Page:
Ruth Q. Wolever, PhD
Chief Scientific Officer, eMindful Inc.
A common question I hear as a researcher, and one we hear at eMindful as a provider of mindfulness programs, is, “How does mindfulness affect workplace performance?” That is, does it affect whether employees deliver quality results, consistently meet deadlines, keep customers happy, and avoid costly mistakes.
The benefits of mindfulness we posted last time – improved attention, less stress, and better health to name a few – have clear implications for productivity and workplace performance.
Although this is a new area of investigation, research has shown:
- Compared to their counterparts in a control group, managers who received mindfulness training showed greater supervisor-rated performance improvements.
- Restaurant servers who were more mindful received higher performance ratings. They also performed better when their supervisors were more mindful.
- Physicians who were more mindful received better patient ratings in communication and overall patient satisfaction.
- Hospital admissions teams who participated in a mindfulness intervention improved on ratings of family-friendliness.
- Compared to clients of psychotherapists in a control group, the clients of mindfulness-trained psychotherapists reported better outcomes, such as reduced anxiety and hostility.
There also appears to be a link between mindfulness and safety performance. In a study of control room operators at a nuclear power plant, mindfulness was associated with safety performance in complex tasks; this finding was replicated in a follow-up study.
So now that evidence is starting to accumulate, how might mindfulness be enhancing how employees work? Researchers see several possibilities, each discussed briefly below.
Recall from our previous blog post that mindfulness exerts its benefits primarily through improved attention, including being less distractible, better able to concentrate, and less susceptible to mind wandering. It may come as no surprise, then, that mindfulness yields overall performance improvements. A study of MBA students showed that more mindful individuals had higher GPAs.
These benefits have clear implications for employers, where fluid intelligence (the capacity to solve novel problems and think “outside the box”), overall positivity, and diminished stress responses have been shown to enhance performance. Each of these has been linked to mindfulness in experimental settings. And the mechanisms by which these effects work can be traced back to actual changes in the brain.
Separate from employees’ performance relative to peers is their own performance variability. Even great performers aren’t 100% consistent. We all have times when we’re “off.” Mindfulness training can help.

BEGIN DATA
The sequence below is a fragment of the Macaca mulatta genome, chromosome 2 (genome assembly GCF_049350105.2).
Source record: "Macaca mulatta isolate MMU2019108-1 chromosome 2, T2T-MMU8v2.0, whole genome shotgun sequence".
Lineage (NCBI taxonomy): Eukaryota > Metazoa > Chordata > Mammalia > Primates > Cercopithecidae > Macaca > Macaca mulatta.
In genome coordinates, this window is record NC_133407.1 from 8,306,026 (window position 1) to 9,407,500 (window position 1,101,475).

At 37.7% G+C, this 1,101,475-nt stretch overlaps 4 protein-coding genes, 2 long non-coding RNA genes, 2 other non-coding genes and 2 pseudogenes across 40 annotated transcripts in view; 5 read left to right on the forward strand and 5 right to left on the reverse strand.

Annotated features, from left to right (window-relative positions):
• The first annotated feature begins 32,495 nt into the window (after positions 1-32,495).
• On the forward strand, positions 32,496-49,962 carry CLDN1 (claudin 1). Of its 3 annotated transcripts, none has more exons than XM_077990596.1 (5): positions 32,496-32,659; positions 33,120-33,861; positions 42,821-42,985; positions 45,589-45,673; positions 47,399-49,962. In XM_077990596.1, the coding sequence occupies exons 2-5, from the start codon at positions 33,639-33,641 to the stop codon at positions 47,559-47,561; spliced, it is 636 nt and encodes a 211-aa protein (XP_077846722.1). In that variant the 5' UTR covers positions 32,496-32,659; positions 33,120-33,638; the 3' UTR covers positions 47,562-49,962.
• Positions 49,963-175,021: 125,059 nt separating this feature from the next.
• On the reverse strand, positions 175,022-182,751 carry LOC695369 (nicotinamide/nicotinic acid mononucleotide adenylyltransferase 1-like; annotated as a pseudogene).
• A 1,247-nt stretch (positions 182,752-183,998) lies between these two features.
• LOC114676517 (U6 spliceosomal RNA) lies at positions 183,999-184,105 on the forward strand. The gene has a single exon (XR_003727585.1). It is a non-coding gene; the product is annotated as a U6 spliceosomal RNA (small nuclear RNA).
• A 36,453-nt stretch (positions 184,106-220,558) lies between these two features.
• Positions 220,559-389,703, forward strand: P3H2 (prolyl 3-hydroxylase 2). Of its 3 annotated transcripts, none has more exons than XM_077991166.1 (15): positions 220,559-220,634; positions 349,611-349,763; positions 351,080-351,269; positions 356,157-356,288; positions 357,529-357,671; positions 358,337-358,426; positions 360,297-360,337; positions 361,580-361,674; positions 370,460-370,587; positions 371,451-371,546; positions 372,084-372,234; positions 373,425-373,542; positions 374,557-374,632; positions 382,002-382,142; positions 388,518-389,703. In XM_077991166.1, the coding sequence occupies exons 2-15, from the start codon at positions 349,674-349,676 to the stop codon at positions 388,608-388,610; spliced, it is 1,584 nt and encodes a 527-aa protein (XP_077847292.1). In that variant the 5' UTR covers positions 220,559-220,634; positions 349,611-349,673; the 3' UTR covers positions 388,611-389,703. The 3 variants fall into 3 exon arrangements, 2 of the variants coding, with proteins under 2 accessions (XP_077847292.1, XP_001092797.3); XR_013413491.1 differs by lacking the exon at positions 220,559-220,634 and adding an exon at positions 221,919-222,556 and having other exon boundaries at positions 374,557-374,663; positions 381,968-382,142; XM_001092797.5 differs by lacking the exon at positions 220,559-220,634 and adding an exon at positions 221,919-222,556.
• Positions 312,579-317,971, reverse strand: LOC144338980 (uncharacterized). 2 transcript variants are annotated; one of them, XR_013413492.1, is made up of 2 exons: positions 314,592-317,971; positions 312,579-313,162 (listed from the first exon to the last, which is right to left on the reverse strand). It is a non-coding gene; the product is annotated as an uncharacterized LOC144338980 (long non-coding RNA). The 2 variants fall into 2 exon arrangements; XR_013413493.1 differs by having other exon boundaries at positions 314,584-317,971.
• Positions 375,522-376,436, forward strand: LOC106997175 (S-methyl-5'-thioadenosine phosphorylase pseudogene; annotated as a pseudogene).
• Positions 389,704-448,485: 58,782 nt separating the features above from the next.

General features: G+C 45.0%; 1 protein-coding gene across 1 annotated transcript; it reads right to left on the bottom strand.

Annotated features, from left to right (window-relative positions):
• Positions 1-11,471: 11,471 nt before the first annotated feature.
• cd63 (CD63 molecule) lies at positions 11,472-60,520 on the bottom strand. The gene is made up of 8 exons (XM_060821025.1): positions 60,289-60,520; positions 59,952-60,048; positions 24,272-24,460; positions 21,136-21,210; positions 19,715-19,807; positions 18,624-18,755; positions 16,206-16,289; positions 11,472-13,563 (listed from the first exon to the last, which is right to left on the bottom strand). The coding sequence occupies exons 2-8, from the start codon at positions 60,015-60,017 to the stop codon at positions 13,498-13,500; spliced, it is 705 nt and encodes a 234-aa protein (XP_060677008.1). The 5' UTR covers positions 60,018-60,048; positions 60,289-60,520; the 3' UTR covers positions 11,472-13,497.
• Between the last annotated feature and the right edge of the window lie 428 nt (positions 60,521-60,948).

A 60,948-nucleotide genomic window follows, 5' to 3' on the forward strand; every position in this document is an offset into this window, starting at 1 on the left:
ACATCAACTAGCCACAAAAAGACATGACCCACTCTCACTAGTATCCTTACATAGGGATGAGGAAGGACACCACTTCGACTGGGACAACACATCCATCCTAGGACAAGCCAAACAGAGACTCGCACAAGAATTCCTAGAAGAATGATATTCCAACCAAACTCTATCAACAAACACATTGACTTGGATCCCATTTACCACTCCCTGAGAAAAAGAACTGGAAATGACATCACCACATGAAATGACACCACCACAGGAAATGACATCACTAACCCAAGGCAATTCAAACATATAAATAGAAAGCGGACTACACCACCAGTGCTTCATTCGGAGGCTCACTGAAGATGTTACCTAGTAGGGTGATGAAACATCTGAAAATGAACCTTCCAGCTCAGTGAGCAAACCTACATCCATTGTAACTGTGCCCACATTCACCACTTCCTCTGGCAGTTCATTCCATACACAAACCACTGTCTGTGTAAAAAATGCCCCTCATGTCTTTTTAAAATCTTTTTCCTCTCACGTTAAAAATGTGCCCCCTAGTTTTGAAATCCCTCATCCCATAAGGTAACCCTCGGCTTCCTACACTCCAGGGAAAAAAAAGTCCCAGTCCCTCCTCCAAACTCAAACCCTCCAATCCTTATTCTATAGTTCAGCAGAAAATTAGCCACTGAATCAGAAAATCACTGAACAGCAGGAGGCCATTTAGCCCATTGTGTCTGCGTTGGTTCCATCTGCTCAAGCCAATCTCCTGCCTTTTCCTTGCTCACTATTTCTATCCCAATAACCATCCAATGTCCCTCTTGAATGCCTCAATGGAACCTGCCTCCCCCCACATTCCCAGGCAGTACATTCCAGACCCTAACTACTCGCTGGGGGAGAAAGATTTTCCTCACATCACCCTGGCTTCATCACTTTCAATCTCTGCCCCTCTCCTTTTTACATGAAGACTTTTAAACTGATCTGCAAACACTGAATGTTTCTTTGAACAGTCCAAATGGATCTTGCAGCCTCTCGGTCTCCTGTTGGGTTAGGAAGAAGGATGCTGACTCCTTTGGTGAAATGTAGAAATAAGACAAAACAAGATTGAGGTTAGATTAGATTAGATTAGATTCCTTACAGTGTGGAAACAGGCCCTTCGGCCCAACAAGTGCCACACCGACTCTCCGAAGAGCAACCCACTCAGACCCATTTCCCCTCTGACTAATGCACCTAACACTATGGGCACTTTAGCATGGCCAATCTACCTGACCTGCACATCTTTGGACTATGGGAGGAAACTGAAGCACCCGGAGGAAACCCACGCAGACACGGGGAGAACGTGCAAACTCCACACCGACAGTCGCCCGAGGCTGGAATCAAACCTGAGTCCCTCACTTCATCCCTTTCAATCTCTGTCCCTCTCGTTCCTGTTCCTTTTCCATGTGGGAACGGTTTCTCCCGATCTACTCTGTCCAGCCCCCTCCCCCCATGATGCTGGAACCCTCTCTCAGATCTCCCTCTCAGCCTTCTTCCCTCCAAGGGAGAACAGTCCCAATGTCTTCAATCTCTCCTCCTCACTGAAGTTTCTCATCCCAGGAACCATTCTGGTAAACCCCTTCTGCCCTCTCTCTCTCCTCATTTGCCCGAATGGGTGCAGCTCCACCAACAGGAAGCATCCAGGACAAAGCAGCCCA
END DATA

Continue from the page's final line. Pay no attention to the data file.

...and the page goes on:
Mindfulness appears to help stabilize attention and regulate emotion and behavior. These may be important in reducing performance troughs and increasing consistency.
Modern workplaces are full of interruptions that hijack our attention and threaten productivity. Studies estimate that even miniscule disruptions (like an instant message) add about 27% more time to the original task, not counting the disruption. Mindfulness may “buffer” performance from these disruptions by helping employees stay focused and ignore irrelevant or less important cues.
Nurses in one study faced up to 14 interruptions per hour. In a separate study, each interruption was associated with a 12.7% increase in medication errors, and that error rate tripled after the nurse was interrupted six times.
Interruptions require time to re-orient to the task at hand. And interruptions tend to leave a “residue” of attention still thinking about the disruption instead of the present task. Interestingly, one experiment showed that five minutes of mindfulness practice can reduce this residue. By disengaging from thoughts and emotions about the interruptions, mindful employees are able to return their full attention to the intended task.
Performance motivation & goals
Mindfulness research has shed light into motivation, for example whether an extrinsic reward such as money actually motivates employees. Brain imaging research shows that mindfulness trainees are less susceptible to monetary incentives compared to matched controls, without affecting their task performance.
By improving attention and awareness of one’s own internal cues (particularly body sensations, emotions and thoughts), mindfulness training alters the perception of moment-to-moment experience, making everyday activities feel important, valued and enjoyable. In the workplace, this may help employees engage in activities with a sense of eagerness, choice and willingness, otherwise known as autonomous motivation.
Compared to action that is extrinsically motivated, autonomously motivated action tends to be more satisfying, persists longer, and leads to greater success.
So to summarize, mindfulness may enhance workplace performance by:
- boosting performance levels through improved attention and cognition
- reducing personal variation or performance “troughs”
- making employees less susceptible to the impact of distractions and interruptions
- shifting motivation from extrinsic to autonomous sources, which has greater likelihood of success.
Ruth Q. Wolever, PhD is Director of Health Coaching: Practice, Research & Education, at Vanderbilt University’s Osher Center for Integrative Medicine and Associate Professor, Physical Medicine & Rehabilitation and Department of Psychiatry at Vanderbilt’s Schools of Medicine and Nursing.